I admire Steve. He doesn't "should" on himself.
My brother-in-law doesn't say, I should have done this or said that. It would be a temptation for most of us in his position.
Last fall, his wife, Mary, passed on suddenly, leaving two daughters and a week-old son.
Mary defined wife, mother, and homemaker, and adjusting to her absence has been a challenge - to say the least. Relatives, friends, and perfect strangers have rallied, supplying inspiration, food, child care, firewood, and a security system. Even with all the help, I've heard the cleaning company doubles the size of the crew they send each month. (Probably just a rumor.)
Steve misses his wife, but as a husband, he has few, if any, regrets. Sure, he messed up now and then. We all do. But he worked hard at being a good mate. Pizza dates, sappy movies, a listening ear, romantic getaways on their wedding anniversaries. At the end of her pregnancy when speculation swirled that she "must be having twins," Steve knew enough not to use terms of endearment like "Pumpkin."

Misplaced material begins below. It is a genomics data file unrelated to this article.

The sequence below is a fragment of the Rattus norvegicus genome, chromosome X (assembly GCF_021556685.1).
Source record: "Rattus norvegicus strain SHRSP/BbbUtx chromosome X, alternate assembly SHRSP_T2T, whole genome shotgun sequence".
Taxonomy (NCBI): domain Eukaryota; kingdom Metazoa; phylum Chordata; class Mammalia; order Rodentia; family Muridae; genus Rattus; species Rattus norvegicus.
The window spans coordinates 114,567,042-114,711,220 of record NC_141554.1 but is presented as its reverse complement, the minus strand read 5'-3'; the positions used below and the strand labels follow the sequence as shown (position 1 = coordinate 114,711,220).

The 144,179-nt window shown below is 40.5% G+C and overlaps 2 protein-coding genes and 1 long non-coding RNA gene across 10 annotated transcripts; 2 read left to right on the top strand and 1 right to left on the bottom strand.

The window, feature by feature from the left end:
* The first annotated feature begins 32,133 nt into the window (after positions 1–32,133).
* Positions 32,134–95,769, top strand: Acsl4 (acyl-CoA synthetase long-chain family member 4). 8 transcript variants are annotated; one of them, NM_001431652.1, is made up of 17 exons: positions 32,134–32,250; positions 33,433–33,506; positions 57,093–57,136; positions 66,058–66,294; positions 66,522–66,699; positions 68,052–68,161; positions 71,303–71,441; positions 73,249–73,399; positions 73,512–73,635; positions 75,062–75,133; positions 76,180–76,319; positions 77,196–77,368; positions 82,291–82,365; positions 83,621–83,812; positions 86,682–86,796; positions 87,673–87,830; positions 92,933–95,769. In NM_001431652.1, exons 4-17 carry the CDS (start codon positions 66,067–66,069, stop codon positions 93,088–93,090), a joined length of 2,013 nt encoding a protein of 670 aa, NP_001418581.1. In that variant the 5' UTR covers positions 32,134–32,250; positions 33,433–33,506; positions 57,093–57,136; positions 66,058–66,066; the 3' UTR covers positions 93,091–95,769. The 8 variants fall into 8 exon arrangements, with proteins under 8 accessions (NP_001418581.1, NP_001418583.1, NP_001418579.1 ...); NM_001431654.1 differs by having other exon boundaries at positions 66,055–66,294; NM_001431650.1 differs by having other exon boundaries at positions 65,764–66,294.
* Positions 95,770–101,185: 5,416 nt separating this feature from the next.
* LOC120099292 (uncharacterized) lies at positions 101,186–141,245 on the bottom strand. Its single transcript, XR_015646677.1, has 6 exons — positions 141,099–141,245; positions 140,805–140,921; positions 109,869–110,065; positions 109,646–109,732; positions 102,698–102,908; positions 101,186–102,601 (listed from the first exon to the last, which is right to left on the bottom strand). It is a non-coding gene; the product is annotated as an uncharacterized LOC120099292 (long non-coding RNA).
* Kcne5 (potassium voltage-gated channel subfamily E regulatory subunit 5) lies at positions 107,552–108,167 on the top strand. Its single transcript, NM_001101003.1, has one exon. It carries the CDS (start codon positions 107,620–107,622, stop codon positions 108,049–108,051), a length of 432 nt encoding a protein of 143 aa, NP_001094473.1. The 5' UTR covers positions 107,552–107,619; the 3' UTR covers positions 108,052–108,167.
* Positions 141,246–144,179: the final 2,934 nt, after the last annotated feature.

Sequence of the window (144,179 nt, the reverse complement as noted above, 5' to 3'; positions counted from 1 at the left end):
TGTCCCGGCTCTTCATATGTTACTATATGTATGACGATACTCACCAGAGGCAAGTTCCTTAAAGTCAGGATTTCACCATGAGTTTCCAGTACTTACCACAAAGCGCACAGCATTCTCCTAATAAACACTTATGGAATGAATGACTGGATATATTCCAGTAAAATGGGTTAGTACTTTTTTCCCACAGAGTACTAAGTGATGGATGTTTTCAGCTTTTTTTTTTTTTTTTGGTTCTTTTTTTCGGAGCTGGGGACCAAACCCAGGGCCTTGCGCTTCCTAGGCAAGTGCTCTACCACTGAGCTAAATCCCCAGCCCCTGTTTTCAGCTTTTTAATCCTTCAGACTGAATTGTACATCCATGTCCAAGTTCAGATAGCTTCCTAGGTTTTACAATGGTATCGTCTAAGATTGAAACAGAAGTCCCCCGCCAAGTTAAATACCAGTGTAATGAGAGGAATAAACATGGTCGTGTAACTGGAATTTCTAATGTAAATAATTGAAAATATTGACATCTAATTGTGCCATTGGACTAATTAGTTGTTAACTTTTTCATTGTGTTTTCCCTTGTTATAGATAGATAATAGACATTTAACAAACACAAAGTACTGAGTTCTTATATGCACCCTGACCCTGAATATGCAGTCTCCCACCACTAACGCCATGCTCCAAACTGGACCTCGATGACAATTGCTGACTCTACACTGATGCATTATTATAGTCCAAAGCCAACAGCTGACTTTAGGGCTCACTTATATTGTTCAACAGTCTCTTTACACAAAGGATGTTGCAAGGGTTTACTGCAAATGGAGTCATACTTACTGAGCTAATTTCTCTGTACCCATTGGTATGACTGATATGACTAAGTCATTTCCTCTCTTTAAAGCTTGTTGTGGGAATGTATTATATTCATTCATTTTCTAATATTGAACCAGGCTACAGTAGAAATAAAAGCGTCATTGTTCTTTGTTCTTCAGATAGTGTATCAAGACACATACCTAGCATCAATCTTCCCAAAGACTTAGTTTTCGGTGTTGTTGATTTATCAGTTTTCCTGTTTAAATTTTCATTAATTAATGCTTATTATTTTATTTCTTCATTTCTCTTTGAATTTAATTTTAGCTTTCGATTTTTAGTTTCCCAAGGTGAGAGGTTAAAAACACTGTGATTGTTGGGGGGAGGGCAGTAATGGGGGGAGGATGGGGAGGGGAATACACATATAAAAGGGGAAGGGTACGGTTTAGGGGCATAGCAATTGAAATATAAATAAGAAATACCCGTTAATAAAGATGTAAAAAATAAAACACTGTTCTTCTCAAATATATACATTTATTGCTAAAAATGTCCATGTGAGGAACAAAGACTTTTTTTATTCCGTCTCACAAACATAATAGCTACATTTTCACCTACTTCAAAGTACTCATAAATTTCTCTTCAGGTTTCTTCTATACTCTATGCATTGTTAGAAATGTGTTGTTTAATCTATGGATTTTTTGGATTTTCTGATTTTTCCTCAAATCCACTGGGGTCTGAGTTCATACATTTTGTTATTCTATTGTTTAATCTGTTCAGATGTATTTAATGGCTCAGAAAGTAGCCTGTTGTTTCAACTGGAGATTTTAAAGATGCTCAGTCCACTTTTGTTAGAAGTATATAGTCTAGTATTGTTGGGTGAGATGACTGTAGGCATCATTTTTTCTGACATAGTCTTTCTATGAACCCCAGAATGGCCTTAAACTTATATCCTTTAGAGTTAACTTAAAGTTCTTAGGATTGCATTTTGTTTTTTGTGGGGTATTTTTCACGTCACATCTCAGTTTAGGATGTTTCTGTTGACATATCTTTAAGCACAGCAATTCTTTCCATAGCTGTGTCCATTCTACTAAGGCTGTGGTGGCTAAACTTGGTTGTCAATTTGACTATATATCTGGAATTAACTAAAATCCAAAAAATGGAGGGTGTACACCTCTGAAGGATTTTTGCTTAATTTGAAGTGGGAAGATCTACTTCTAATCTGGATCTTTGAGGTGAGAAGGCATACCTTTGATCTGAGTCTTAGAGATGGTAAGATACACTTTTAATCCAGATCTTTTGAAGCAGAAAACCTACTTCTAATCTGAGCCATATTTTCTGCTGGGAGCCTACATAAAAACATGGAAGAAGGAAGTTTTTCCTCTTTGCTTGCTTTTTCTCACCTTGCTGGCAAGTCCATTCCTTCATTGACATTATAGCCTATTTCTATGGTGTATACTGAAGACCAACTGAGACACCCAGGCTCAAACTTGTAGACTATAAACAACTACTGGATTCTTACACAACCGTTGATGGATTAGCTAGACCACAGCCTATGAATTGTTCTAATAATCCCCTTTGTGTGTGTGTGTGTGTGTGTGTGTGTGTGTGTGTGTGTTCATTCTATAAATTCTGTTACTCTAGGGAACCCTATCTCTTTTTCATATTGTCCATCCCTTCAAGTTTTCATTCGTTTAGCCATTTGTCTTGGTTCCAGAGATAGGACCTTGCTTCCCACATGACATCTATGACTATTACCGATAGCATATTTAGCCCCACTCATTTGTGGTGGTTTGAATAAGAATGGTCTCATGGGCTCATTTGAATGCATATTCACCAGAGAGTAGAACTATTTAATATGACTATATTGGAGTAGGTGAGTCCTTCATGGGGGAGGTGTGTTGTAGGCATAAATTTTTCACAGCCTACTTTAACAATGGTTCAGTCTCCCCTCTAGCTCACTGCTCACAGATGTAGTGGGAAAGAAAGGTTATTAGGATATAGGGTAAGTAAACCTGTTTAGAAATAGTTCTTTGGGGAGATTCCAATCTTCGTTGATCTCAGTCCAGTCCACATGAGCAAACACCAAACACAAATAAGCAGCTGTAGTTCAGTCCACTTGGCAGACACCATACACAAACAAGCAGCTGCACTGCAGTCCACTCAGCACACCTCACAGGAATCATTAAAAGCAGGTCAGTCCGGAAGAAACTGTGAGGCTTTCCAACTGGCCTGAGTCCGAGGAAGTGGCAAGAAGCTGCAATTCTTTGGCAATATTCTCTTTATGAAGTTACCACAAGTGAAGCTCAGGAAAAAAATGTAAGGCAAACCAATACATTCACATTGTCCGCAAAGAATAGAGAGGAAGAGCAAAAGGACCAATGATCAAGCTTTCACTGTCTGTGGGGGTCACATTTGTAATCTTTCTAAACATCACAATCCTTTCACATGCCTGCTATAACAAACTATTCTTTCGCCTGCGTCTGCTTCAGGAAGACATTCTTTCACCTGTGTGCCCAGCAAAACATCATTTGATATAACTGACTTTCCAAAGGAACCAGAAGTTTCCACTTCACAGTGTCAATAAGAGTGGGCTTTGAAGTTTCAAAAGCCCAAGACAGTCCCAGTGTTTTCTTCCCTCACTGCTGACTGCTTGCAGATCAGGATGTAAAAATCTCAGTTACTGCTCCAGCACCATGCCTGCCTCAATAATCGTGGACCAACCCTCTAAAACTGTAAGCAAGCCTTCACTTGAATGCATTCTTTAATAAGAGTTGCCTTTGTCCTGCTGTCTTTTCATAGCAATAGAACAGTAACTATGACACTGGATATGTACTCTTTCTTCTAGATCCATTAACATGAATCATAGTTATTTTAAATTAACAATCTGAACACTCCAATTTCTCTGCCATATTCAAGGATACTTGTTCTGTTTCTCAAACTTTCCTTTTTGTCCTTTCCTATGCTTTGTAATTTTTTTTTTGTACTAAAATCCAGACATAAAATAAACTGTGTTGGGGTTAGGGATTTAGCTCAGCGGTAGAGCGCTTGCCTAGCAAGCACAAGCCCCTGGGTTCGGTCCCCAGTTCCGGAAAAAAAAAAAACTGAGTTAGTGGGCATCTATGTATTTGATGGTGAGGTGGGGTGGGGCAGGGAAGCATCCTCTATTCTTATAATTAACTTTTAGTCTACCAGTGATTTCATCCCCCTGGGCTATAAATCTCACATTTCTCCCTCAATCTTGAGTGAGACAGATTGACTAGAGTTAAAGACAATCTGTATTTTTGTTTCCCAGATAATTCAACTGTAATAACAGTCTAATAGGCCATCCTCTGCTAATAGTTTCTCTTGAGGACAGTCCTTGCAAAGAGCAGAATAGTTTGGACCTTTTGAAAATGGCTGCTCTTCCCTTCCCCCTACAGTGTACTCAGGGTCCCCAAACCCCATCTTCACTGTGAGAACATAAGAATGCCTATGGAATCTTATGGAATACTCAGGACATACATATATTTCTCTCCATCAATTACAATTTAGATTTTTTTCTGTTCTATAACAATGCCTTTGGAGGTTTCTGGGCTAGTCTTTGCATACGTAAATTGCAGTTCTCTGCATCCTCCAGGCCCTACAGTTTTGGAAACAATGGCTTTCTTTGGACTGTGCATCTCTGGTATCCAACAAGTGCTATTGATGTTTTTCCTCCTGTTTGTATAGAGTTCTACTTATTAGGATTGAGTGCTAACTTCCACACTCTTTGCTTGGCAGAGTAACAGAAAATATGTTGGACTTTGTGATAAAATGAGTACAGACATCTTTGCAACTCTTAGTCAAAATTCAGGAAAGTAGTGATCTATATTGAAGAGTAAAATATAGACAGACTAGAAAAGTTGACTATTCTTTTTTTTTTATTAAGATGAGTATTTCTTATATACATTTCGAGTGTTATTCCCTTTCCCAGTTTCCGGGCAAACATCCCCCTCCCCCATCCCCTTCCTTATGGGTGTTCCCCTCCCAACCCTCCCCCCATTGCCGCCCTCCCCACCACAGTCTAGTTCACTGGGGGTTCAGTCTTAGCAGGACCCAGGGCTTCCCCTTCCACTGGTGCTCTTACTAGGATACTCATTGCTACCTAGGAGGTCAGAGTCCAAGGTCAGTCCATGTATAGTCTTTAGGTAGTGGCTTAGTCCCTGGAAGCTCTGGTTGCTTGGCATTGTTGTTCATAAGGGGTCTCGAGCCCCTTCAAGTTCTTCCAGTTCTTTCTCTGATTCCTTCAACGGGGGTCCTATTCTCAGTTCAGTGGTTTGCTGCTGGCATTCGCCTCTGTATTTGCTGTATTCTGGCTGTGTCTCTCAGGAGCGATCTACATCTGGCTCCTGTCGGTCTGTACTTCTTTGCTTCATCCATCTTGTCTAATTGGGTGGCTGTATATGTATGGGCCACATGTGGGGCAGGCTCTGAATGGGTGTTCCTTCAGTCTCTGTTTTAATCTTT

Mostly he told her he loved her.
Like many American families, we found ways to personalize the memorial service when Mary passed on. One family in Jennifer Wolcott's adjoining story called their service an "appreciation."
I like that. Steve has no regrets because he was good at appreciating his wife.
My wife, after hearing me express admiration for someone, often asks, "Have you told them that yet?"
She's right, of course. Why wait for a memorial service to appreciate someone?
Let them know now.
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